SBJ/Dec. 14, 2009/This Week's News

AF1 gets Arena Football League assets for $6.1M, plans to start playing in April

The newly created AF1 won a court order to buy the assets of the shuttered AFL on Dec. 7, clearing the way for a relaunch of arena football in the spring of 2010.

AF1 paid $6.1 million in a bankruptcy auction for the rights to the AFL’s intellectual property, including the names and logos of the league and all of its teams. The deal is set to close on Friday.

Tulsa, Okla.-based AF1 is planning to kick off its inaugural season during the first weekend of April. AF1 announced plans to play in 15 markets, including Chicago, Dallas, Orlando, Tampa, Phoenix, Cleveland and Salt Lake City, all of which are former AFL markets. Other teams will be located in Huntsville, Ala.; Bossier City-Shreveport, La.; Des Moines, Iowa; Jacksonville; Milwaukee; Oklahoma City; Spokane, Wash.; and Tulsa.

The league will be structured as a single entity, with players’ and coaches’ salaries paid by the league. Teams will sell their own tickets, local sponsorships and local media deals.

Each team will play a 16-game schedule during a season that will run from early April to late August. Jerry Kurz, an investor in the original AFL, is the commissioner of AF1.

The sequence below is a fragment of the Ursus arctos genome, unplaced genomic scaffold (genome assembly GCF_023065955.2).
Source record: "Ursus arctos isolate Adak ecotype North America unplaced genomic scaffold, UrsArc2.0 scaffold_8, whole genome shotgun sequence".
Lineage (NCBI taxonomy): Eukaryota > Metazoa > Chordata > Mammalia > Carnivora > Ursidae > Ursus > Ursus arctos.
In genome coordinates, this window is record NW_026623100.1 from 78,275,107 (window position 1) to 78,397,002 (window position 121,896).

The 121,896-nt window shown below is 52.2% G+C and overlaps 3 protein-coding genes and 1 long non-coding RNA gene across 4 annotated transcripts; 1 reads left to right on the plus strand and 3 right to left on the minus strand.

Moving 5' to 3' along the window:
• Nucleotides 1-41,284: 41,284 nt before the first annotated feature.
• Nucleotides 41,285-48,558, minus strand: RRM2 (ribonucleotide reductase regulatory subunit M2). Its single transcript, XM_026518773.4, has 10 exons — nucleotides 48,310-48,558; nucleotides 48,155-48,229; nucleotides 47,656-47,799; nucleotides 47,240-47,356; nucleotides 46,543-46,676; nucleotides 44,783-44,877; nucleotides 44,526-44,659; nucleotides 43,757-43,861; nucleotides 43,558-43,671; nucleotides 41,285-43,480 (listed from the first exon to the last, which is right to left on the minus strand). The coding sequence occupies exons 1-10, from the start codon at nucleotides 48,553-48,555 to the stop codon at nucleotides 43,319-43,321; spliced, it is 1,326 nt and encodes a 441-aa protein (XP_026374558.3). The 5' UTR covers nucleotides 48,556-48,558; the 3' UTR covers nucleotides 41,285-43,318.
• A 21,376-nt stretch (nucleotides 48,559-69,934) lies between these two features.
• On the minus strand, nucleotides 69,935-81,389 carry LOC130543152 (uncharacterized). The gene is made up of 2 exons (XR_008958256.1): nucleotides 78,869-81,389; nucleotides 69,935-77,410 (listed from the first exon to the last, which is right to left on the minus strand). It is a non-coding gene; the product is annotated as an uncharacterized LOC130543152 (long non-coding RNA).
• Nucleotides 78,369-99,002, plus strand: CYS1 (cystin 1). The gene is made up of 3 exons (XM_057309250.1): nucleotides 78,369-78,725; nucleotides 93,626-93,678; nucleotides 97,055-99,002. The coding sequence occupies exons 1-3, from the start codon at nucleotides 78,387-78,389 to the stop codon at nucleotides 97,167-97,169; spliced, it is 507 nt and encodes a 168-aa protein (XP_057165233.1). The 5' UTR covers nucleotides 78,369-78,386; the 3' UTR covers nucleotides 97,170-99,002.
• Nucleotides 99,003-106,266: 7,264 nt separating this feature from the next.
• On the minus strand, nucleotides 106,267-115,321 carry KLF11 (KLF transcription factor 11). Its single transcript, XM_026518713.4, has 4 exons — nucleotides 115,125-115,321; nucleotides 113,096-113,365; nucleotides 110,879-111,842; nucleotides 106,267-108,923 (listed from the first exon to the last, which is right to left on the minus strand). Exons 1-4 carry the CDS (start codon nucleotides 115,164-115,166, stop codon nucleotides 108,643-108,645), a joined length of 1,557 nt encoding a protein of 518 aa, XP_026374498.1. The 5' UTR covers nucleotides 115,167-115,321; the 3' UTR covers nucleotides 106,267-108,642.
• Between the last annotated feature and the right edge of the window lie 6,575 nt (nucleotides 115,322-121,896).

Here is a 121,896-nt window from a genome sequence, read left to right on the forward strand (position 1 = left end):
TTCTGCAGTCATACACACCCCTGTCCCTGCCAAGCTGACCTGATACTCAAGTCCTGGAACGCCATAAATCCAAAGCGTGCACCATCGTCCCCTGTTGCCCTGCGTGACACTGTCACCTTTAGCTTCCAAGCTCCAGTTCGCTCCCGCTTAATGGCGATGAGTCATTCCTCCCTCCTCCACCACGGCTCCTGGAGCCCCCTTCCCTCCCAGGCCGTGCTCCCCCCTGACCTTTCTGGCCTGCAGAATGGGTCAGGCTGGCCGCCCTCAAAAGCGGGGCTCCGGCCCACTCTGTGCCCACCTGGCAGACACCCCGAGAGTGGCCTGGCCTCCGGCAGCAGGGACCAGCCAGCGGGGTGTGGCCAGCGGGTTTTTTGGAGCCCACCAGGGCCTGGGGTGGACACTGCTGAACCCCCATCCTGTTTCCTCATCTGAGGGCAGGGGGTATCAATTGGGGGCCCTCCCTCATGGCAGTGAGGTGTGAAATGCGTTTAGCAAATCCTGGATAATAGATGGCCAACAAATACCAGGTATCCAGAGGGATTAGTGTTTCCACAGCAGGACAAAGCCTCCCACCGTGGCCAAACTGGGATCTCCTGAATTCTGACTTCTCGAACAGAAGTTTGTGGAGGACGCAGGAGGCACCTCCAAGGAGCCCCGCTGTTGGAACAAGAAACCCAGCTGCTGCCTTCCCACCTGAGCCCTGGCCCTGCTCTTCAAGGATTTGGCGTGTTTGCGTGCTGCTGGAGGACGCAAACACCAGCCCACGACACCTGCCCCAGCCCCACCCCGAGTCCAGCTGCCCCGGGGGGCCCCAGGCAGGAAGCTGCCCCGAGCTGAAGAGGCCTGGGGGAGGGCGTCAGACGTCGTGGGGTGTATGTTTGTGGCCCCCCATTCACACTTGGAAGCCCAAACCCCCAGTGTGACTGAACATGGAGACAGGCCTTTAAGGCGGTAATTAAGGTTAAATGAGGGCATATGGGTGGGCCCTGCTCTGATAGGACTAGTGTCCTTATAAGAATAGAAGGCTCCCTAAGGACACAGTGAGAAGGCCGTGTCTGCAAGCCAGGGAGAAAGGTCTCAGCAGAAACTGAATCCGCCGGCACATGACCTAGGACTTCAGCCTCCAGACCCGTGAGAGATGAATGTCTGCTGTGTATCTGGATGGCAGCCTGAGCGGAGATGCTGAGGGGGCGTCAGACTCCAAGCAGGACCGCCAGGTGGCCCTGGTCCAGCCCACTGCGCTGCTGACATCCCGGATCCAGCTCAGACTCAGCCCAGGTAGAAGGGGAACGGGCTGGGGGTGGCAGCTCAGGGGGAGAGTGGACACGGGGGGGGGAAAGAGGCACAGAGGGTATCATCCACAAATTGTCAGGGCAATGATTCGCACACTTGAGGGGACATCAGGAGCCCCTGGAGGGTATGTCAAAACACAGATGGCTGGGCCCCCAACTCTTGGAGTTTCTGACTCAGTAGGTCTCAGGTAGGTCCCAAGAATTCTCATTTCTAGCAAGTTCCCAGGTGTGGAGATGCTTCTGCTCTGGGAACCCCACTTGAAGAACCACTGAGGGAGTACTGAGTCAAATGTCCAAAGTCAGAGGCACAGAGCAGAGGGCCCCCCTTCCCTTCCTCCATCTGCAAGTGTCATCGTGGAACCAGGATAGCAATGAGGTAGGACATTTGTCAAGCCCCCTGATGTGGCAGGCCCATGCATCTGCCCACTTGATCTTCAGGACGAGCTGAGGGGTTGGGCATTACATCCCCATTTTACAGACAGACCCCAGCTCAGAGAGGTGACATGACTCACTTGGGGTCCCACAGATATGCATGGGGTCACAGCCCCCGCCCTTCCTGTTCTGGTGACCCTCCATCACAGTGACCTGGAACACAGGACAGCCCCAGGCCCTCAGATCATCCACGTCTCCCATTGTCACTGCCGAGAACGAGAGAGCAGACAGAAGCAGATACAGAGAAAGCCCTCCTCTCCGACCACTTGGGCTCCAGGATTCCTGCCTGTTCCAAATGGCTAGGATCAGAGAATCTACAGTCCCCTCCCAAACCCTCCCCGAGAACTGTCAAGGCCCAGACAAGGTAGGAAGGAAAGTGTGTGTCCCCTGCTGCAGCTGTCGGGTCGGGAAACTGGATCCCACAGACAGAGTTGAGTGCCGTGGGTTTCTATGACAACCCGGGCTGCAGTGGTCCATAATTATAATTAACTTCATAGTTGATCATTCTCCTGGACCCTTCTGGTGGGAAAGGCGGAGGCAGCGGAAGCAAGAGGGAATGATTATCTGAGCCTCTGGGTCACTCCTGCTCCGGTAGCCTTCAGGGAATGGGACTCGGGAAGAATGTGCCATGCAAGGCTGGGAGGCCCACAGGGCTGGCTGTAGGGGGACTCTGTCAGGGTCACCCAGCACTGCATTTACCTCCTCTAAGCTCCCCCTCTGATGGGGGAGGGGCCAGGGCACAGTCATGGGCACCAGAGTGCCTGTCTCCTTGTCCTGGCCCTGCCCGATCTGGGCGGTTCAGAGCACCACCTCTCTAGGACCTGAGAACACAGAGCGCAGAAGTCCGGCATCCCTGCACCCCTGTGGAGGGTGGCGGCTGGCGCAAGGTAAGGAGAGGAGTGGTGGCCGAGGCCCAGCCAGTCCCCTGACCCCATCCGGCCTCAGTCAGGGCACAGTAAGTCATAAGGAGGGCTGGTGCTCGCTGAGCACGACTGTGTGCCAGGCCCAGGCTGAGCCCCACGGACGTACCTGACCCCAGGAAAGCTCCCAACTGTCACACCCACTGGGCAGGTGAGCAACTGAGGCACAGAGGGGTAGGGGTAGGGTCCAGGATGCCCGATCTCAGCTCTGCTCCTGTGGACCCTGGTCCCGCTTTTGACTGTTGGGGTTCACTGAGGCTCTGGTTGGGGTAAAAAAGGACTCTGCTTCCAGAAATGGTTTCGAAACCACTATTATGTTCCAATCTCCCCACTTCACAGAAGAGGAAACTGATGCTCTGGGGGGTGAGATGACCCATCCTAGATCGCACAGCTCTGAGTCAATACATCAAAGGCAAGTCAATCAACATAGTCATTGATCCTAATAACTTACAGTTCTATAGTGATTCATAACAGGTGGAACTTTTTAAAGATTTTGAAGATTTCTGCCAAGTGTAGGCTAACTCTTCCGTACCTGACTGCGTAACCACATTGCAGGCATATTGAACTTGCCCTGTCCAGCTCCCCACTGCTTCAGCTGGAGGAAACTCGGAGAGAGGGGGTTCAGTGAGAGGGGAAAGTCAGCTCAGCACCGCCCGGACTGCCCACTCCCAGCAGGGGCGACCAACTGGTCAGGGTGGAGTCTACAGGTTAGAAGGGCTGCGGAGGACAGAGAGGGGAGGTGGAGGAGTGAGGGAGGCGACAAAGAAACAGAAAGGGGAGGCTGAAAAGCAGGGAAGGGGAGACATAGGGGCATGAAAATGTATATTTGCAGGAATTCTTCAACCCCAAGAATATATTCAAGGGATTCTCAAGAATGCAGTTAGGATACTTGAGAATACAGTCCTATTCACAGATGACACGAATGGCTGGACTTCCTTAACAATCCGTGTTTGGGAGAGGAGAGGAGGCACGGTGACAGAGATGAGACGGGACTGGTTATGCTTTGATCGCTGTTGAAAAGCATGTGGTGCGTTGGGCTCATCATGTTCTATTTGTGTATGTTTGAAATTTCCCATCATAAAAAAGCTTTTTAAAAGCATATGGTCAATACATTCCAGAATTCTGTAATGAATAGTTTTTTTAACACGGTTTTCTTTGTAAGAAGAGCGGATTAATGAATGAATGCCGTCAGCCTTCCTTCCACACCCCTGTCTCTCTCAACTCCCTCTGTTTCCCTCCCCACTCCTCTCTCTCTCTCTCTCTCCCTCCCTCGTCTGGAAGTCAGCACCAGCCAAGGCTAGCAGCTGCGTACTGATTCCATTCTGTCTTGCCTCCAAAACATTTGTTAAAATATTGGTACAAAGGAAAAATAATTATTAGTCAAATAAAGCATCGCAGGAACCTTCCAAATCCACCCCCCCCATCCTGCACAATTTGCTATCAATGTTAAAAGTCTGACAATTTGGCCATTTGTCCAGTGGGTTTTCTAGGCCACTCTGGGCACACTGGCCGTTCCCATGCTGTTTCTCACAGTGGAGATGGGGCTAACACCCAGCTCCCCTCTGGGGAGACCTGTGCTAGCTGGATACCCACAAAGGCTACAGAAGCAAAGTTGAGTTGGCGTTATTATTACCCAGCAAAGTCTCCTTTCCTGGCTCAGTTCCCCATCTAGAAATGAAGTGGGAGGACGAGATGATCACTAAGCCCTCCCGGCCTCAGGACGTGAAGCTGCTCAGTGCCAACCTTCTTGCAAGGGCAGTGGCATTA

“A single entity gives us the economic model that gives us buying power on behalf of the league, with so much savings to be realized,” Kurz said.

The league does not yet have a television partner to replace the AFL’s deal with ESPN, which also owned a minority share in the league, but AF1 has hired television consultant Neal Pilson to develop a national media strategy.

AF1 is owned equally by the league’s 15 team owners. The league plans to hire a 15-member staff to work out of its Tulsa office.

“Each team is an equal member,” Kurz said. “We have a good group of owners who stepped up to launch the game.”

The deal’s closing marks the official end of the Arena Football League, which shut down in 2009 after 22 seasons.

The league was sent into forced Chapter 7 bankruptcy and then, in late August, it successfully filed to move into Chapter 11 protection.

Proceeds of the $6.1 million sale are earmarked for Fifth Third Bank, which is owed $7.7 million and is the largest secured creditor named in the AFL’s Chapter 11 filing.

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